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Dental Institute

Professor Luciana Di Silvio

Luciana DiSilvo

Job title

Professor of Tissue Engineering

Head of Division of Biomaterials, Biomimetics & Biophotonics

Department/Division

Biomaterials, Biomimetics & Biophotonics

Date started at King’s

2003


Challenges and achievements

When and what was responsible for you becoming interested in your academic discipline?

I began my professional career at the Middlesex Hospital in central London, where I worked as a Biochemist in the Metabolic & Endocrine Unit.  My work involved direct contact with patients, both adults and children, on whom I performed a variety of metabolic tests. In addition, I pursued research in relation to children who had growth disorders. My interest in the use of growth factors for bone repair resulted in my taking up a PhD programme in the Interdisciplinary Research centre at Queen Mary University, London. As biologist I was located at the Institute of Orthopaedics at the Royal National Orthopaedic hospital in Stanmore. It was there that my research really took off, following my PhD I rapidly formed my own group focussing on bone disorders, in particular bone repair and regeneration.  I had the privilege of working with world leading orthopaedic and bone cancer specialists.

What are your research interests, and what drew you to this area? 

Having spent the first 12 years of my professional career working directly with patients, I was adamant that my research should be in area that could directly impact patient health and well being. I enjoyed the challenge of working with the clinical teams, discussing real problems related to musculoskeletal diseases and trauma, and to be able to translate my research to have a clinically useful outcome. Following my PhD, my appetite was increased further to explore the repair of diseased and trauma damaged tissue using a tissue engineering approach. My research exploits the use of living cells to create viable scaffolds for clinical applications such e.g maxillo-facial reconstruction, in particular understanding vascularisation and how these systems integrate with  host tissue. The main mission of my research group is to enhance healthcare outcomes, providing a unique interface between basic and applied research through to clinical translation.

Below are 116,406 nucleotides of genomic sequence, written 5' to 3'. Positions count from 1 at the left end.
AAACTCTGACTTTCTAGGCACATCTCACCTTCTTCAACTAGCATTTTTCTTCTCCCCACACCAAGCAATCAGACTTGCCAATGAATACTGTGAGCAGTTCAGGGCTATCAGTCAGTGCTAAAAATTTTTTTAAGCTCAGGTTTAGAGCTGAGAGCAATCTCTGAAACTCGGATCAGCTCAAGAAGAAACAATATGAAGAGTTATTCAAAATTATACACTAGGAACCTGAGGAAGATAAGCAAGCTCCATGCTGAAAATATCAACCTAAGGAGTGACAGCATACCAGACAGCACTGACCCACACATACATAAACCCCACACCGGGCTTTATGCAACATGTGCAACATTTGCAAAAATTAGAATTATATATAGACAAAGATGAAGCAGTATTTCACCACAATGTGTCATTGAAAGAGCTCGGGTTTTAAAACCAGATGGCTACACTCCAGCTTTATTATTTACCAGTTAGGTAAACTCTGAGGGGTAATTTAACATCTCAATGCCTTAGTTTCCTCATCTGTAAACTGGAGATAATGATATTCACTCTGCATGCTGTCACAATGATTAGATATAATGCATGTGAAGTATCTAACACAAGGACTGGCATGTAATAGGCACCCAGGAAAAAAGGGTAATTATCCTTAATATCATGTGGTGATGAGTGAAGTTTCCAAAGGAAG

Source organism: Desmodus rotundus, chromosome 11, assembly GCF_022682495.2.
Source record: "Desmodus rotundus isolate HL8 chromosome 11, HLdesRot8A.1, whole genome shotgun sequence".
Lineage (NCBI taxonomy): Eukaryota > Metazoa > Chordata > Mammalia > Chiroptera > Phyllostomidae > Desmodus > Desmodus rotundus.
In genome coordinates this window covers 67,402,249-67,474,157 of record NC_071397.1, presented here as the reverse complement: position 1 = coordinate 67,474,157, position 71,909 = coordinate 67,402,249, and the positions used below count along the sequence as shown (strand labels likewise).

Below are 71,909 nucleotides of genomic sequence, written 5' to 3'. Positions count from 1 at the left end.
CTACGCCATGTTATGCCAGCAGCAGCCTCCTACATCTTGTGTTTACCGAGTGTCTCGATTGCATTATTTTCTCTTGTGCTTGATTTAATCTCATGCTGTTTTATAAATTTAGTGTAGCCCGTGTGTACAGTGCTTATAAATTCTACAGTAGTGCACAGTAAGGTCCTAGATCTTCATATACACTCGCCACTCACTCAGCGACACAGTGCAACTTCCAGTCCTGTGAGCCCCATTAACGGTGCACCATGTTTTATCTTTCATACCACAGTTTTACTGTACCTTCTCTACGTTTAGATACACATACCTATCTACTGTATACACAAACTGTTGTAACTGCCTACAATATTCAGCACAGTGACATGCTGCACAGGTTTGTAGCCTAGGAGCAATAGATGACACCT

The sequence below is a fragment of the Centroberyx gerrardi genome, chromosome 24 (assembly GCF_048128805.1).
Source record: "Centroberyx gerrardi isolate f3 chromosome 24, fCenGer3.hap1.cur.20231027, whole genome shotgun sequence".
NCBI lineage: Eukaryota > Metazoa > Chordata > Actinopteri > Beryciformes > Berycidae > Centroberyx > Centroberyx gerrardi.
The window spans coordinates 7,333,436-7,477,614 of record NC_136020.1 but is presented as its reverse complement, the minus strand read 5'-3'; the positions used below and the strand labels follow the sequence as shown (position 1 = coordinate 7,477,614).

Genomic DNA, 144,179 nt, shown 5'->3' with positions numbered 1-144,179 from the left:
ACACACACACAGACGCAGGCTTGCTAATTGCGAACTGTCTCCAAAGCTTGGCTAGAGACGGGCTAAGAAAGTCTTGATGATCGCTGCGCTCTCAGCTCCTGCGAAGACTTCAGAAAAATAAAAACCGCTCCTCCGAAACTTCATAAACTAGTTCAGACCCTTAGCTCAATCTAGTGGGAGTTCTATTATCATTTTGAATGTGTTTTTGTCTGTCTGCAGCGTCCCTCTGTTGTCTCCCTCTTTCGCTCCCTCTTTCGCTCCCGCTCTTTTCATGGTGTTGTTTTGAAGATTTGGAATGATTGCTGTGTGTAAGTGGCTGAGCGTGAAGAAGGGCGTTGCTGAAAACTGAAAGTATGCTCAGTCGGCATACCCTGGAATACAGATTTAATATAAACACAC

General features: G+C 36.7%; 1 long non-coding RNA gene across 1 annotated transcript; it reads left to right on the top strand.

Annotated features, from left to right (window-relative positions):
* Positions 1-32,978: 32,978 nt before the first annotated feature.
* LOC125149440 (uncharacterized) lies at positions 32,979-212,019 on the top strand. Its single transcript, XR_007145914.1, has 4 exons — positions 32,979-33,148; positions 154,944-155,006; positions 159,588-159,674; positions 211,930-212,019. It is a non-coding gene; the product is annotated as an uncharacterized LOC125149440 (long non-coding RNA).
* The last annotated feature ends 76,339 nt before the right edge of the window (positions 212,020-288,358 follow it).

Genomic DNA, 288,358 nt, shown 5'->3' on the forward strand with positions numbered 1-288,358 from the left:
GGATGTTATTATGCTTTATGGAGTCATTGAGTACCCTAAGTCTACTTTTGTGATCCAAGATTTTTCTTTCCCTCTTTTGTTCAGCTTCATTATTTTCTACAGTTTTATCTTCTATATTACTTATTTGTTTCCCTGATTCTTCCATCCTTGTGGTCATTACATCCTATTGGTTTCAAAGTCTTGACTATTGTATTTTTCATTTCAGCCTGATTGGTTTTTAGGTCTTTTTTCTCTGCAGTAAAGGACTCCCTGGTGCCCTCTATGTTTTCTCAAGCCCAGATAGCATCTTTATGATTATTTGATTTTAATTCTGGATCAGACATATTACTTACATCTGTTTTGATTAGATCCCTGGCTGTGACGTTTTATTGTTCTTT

Tell us about a couple of your achievements that have been particularly rewarding. 

One of my achievements that I found particularly rewarding was when I first started in my current employment as a Senior Lecturer in 2003, where the major challenge was to set up a tissue engineering group. At the time, I had no staff, and only a small section of a bench in the cell laboratory. Within a short time the group began expanding to an entire bench and then an entire laboratory, where today it boasts state- of the art equipment and is flourishing both as a teaching and research facility.   During my role as Secretary of the European Society for Biomaterials (ESB) I was active in the role of Liaison Officer for young scientists, promoting their role in science and biomaterials. I mentored them to attain Official Legal Status as a ‘ Young Scientist Forum’ within the ESB and it has been very rewarding seeing them progress and have a voice as full members of  Council.

Do you have professional role models? Who are they and what do you find inspiring about them and their accomplishments?